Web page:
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TPM Chapter 4 - OEE

In my previous blog I talked about the concept of 5S and how it can be used as an effective management tool. In this blog, I’ll be talking about Overall Equipment Efficiency (OEE) which forms the key measuring indicator of the entire TPM activity in an organization. OEE tells you about your equipment’s efficiency by determining the losses associated with it.
According to TPM, there are 16 major losses in any manufacturing unit as mentioned below:
Losses
Category
1
Breakdown Loss



Losses that impede equipment efficiency
2
Setup & Adjustment Loss
3
Cutting Blade Loss
4
Start-up loss
5
Minor Stoppage/Idling Loss
6
Speed Loss
7
Defect/Rework Loss
8
Scheduled Downtime loss or Planned Downtime
9
Management Loss


Losses that impede human work efficiency
10
Operation Motion Loss
11
Line Organization Loss
12
Logistic Loss
13
Measurement and Adjustment Loss
14
Energy Loss

Losses that impede effective use of production resources
15
Die, Jig and Tool breakage Loss
16
Yield Loss

But out of these 16 losses, the top 7 losses are used to calculate OEE. The 8th loss – Scheduled downtime/ planned downtime loss is not considered while calculating OEE. The formula of OEE and the 7 losses associated with it are shown as follows:
Source: Internet
·         Loading Time = Available Time – Planned/ Scheduled Downtime
o   E.g. Available Time = 24*60 = 1440 minutes
o   Planned Downtime = 120 minutes
o   Then, Loading Time = Available Time – Planned Downtime
= 1440 – 120 = 1320 minutes

OEE can be calculated for an equipment, a line or an entire plant.
Few points to be noted here are as follows:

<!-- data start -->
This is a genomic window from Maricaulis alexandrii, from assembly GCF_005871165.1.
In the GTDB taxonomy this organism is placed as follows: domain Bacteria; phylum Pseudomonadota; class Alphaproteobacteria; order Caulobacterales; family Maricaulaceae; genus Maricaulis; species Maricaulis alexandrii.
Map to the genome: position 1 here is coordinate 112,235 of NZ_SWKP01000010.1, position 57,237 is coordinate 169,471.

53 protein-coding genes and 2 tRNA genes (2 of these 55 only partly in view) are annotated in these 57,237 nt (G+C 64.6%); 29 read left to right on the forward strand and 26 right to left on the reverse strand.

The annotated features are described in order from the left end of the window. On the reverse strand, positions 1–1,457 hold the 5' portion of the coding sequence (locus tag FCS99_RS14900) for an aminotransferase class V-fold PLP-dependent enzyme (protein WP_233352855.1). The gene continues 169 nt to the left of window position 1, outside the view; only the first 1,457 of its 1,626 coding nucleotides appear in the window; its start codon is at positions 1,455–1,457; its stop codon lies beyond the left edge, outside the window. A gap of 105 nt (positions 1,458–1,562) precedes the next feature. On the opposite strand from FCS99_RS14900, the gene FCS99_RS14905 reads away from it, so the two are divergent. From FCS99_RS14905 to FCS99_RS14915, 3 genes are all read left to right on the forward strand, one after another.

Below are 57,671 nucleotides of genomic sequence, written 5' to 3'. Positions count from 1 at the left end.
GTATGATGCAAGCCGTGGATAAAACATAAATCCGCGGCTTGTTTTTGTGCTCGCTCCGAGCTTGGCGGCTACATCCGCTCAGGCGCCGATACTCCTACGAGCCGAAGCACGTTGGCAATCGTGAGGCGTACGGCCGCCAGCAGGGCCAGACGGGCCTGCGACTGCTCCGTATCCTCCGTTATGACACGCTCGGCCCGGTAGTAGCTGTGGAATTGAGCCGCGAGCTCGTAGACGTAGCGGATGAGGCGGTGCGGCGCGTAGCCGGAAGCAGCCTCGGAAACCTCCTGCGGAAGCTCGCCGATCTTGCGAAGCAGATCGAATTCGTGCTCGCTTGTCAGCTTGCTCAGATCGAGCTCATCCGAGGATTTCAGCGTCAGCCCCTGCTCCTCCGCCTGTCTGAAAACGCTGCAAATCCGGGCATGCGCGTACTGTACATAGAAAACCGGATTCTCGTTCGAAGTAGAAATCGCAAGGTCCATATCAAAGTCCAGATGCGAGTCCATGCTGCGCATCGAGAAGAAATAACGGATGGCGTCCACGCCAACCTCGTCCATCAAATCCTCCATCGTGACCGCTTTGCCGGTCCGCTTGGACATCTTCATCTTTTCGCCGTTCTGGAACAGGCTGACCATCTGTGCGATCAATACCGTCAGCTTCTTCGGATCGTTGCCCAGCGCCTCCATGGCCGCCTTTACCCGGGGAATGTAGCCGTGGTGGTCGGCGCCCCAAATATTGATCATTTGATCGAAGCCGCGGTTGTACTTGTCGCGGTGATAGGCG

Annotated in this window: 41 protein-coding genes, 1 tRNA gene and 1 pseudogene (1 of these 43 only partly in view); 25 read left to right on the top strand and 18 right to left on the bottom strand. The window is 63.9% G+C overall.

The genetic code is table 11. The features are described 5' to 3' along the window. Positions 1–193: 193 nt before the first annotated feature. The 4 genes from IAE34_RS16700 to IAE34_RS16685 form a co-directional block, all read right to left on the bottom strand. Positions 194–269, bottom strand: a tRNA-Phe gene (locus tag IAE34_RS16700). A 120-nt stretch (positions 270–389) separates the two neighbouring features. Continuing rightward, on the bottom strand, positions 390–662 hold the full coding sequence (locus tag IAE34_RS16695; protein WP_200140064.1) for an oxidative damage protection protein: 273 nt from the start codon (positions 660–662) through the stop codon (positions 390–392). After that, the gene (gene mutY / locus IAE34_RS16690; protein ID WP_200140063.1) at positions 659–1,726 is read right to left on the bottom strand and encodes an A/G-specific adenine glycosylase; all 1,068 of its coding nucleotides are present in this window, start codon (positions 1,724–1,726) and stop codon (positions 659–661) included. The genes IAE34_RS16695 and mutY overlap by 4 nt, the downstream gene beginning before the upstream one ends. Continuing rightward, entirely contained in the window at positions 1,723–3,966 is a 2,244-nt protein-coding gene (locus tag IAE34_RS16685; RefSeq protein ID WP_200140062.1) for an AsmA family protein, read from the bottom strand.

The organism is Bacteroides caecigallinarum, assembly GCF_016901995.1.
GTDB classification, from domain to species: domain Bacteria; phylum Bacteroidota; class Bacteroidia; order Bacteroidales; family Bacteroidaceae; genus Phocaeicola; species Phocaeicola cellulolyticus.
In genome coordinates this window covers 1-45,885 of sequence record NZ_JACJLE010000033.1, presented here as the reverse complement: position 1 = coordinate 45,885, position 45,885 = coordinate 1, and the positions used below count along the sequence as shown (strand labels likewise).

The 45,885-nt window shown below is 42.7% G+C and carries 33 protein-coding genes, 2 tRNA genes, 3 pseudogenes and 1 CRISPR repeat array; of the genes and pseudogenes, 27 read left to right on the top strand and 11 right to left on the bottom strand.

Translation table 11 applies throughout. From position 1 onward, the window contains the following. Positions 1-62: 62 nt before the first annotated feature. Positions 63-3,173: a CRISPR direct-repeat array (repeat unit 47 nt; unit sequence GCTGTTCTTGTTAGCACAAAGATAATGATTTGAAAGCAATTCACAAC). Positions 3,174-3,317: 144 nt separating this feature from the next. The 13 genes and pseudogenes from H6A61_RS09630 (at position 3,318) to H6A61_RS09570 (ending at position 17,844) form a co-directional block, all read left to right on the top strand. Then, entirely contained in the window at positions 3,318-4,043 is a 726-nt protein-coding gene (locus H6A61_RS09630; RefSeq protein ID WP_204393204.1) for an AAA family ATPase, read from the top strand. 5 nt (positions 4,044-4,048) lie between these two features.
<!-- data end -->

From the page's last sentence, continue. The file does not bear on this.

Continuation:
·      Cutting-tool replacement loss is not necessarily applicable in all industries/processes, so it can be ignored depending on one’s machinery and processes.
·     Minor Stops and Idling loss are those that are normally less than 5 min (however some industries also consider stops of up to 10 minutes in this category)

The top 4 losses mentioned in the table above are referred to as Availability Losses, the next two losses are referred to as Performance Losses and the last loss is referred to as Quality Loss. OEE gives you an idea about the losses taking place in your equipment. Based on these losses, you need to take necessary actions so as to improve your OEE.
According to TPM concept, the OEE of a good manufacturing unit should be above 85%. To achieve this, a general rule of thumb is that Availability > 90%, Performance > 95% and Quality > 99%. However the basic idea is to identify the losses and work towards them to eliminate or reduce them.
To calculate OEE accurately, you need to have accurate data available with you and you can have accurate data available with you only if you maintain all the required data either manually or through a software. But first you need to be clear about which downtime to be put under which head.
Once the OEE calculation is over, the next and the most important step is to use it as a tool to improve the efficiency of the machines. Merely calculating OEE and displaying in your plants and presentations will do no good to you unless proper actions are taken based on it.

In my next blog, I’ll be talking about how to effectively use OEE to achieve your targets.



TPM & Business Development Manager
SKAPS Industries

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